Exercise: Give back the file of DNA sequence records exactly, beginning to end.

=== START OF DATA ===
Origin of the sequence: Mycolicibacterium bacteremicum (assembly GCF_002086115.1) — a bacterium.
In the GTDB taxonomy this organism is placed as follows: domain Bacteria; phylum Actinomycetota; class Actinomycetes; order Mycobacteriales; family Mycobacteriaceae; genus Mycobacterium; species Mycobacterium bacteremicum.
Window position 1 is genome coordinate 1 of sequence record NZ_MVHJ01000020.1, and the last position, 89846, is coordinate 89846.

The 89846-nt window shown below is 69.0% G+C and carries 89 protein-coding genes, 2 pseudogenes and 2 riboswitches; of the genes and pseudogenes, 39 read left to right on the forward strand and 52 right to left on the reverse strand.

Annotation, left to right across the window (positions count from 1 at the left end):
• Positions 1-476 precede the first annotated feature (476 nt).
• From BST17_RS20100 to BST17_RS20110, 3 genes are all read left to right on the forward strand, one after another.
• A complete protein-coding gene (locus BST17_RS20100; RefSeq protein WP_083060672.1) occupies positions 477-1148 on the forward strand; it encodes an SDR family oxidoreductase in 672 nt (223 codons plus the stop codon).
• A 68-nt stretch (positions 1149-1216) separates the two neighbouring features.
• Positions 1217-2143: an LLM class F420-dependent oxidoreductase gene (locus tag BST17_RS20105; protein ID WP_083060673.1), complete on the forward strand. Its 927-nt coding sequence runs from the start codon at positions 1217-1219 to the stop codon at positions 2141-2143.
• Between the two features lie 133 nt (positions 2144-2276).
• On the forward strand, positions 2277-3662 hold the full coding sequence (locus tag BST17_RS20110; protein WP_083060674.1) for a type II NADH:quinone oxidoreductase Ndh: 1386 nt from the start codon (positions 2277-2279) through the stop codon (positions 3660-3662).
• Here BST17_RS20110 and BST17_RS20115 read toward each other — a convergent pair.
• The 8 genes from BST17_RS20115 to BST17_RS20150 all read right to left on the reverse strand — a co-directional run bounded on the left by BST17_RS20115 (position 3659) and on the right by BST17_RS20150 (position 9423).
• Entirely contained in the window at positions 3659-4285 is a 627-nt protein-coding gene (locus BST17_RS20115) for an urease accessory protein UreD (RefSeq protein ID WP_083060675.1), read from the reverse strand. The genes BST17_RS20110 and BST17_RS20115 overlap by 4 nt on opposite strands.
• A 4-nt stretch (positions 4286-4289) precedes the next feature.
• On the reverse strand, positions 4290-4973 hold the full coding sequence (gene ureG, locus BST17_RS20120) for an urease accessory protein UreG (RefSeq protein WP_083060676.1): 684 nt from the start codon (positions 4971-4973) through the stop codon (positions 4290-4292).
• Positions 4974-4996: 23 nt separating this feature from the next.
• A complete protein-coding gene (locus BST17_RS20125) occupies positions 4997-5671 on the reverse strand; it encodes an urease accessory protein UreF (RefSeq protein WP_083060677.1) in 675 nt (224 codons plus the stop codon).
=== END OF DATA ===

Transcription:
Origin of the sequence: Mycolicibacterium bacteremicum (assembly GCF_002086115.1) — a bacterium.
In the GTDB taxonomy this organism is placed as follows: domain Bacteria; phylum Actinomycetota; class Actinomycetes; order Mycobacteriales; family Mycobacteriaceae; genus Mycobacterium; species Mycobacterium bacteremicum.
Window position 1 is genome coordinate 1 of sequence record NZ_MVHJ01000020.1, and the last position, 89846, is coordinate 89846.

The 89846-nt window shown below is 69.0% G+C and carries 89 protein-coding genes, 2 pseudogenes and 2 riboswitches; of the genes and pseudogenes, 39 read left to right on the forward strand and 52 right to left on the reverse strand.

Annotation, left to right across the window (positions count from 1 at the left end):
• Positions 1-476 precede the first annotated feature (476 nt).
• From BST17_RS20100 to BST17_RS20110, 3 genes are all read left to right on the forward strand, one after another.
• A complete protein-coding gene (locus BST17_RS20100; RefSeq protein WP_083060672.1) occupies positions 477-1148 on the forward strand; it encodes an SDR family oxidoreductase in 672 nt (223 codons plus the stop codon).
• A 68-nt stretch (positions 1149-1216) separates the two neighbouring features.
• Positions 1217-2143: an LLM class F420-dependent oxidoreductase gene (locus tag BST17_RS20105; protein ID WP_083060673.1), complete on the forward strand. Its 927-nt coding sequence runs from the start codon at positions 1217-1219 to the stop codon at positions 2141-2143.
• Between the two features lie 133 nt (positions 2144-2276).
• On the forward strand, positions 2277-3662 hold the full coding sequence (locus tag BST17_RS20110; protein WP_083060674.1) for a type II NADH:quinone oxidoreductase Ndh: 1386 nt from the start codon (positions 2277-2279) through the stop codon (positions 3660-3662).
• Here BST17_RS20110 and BST17_RS20115 read toward each other — a convergent pair.
• The 8 genes from BST17_RS20115 to BST17_RS20150 all read right to left on the reverse strand — a co-directional run bounded on the left by BST17_RS20115 (position 3659) and on the right by BST17_RS20150 (position 9423).
• Entirely contained in the window at positions 3659-4285 is a 627-nt protein-coding gene (locus BST17_RS20115) for an urease accessory protein UreD (RefSeq protein ID WP_083060675.1), read from the reverse strand. The genes BST17_RS20110 and BST17_RS20115 overlap by 4 nt on opposite strands.
• A 4-nt stretch (positions 4286-4289) precedes the next feature.
• On the reverse strand, positions 4290-4973 hold the full coding sequence (gene ureG, locus BST17_RS20120) for an urease accessory protein UreG (RefSeq protein WP_083060676.1): 684 nt from the start codon (positions 4971-4973) through the stop codon (positions 4290-4292).
• Positions 4974-4996: 23 nt separating this feature from the next.
• A complete protein-coding gene (locus BST17_RS20125) occupies positions 4997-5671 on the reverse strand; it encodes an urease accessory protein UreF (RefSeq protein WP_083060677.1) in 675 nt (224 codons plus the stop codon).